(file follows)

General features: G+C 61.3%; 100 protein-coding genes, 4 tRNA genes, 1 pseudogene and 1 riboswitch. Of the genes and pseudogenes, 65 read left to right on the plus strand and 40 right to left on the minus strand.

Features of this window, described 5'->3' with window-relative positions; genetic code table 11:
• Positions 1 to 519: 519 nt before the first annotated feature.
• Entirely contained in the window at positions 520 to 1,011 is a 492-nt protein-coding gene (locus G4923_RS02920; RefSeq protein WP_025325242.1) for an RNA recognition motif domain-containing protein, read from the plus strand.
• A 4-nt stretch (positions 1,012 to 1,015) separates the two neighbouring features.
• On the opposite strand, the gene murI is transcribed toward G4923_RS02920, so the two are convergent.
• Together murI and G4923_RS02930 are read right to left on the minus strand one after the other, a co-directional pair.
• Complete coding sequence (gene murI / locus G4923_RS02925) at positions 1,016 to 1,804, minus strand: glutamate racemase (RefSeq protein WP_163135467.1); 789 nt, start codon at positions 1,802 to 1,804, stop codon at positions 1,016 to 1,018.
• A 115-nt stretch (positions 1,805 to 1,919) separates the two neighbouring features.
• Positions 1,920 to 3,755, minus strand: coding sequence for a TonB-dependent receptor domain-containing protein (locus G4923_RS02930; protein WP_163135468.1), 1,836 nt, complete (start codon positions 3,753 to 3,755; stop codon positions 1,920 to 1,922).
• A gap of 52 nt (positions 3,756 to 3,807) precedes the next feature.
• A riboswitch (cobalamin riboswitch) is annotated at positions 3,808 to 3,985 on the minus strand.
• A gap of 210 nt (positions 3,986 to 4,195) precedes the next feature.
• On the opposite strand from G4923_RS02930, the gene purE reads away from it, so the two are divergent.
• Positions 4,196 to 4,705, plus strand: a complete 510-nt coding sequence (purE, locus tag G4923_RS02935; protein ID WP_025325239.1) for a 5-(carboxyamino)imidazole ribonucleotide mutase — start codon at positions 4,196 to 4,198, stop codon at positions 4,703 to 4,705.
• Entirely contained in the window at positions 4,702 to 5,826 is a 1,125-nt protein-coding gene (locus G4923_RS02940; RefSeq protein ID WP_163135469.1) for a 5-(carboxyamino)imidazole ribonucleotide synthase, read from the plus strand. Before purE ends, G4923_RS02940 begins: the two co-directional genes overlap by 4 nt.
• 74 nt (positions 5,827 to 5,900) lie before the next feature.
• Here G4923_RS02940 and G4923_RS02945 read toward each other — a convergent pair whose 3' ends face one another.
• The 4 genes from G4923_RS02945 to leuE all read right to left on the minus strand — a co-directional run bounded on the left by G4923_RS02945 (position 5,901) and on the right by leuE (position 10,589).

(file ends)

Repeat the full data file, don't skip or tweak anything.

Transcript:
General features: G+C 61.3%; 100 protein-coding genes, 4 tRNA genes, 1 pseudogene and 1 riboswitch. Of the genes and pseudogenes, 65 read left to right on the plus strand and 40 right to left on the minus strand.

Features of this window, described 5'->3' with window-relative positions; genetic code table 11:
• Positions 1 to 519: 519 nt before the first annotated feature.
• Entirely contained in the window at positions 520 to 1,011 is a 492-nt protein-coding gene (locus G4923_RS02920; RefSeq protein WP_025325242.1) for an RNA recognition motif domain-containing protein, read from the plus strand.
• A 4-nt stretch (positions 1,012 to 1,015) separates the two neighbouring features.
• On the opposite strand, the gene murI is transcribed toward G4923_RS02920, so the two are convergent.
• Together murI and G4923_RS02930 are read right to left on the minus strand one after the other, a co-directional pair.
• Complete coding sequence (gene murI / locus G4923_RS02925) at positions 1,016 to 1,804, minus strand: glutamate racemase (RefSeq protein WP_163135467.1); 789 nt, start codon at positions 1,802 to 1,804, stop codon at positions 1,016 to 1,018.
• A 115-nt stretch (positions 1,805 to 1,919) separates the two neighbouring features.
• Positions 1,920 to 3,755, minus strand: coding sequence for a TonB-dependent receptor domain-containing protein (locus G4923_RS02930; protein WP_163135468.1), 1,836 nt, complete (start codon positions 3,753 to 3,755; stop codon positions 1,920 to 1,922).
• A gap of 52 nt (positions 3,756 to 3,807) precedes the next feature.
• A riboswitch (cobalamin riboswitch) is annotated at positions 3,808 to 3,985 on the minus strand.
• A gap of 210 nt (positions 3,986 to 4,195) precedes the next feature.
• On the opposite strand from G4923_RS02930, the gene purE reads away from it, so the two are divergent.
• Positions 4,196 to 4,705, plus strand: a complete 510-nt coding sequence (purE, locus tag G4923_RS02935; protein ID WP_025325239.1) for a 5-(carboxyamino)imidazole ribonucleotide mutase — start codon at positions 4,196 to 4,198, stop codon at positions 4,703 to 4,705.
• Entirely contained in the window at positions 4,702 to 5,826 is a 1,125-nt protein-coding gene (locus G4923_RS02940; RefSeq protein ID WP_163135469.1) for a 5-(carboxyamino)imidazole ribonucleotide synthase, read from the plus strand. Before purE ends, G4923_RS02940 begins: the two co-directional genes overlap by 4 nt.
• 74 nt (positions 5,827 to 5,900) lie before the next feature.
• Here G4923_RS02940 and G4923_RS02945 read toward each other — a convergent pair whose 3' ends face one another.
• The 4 genes from G4923_RS02945 to leuE all read right to left on the minus strand — a co-directional run bounded on the left by G4923_RS02945 (position 5,901) and on the right by leuE (position 10,589).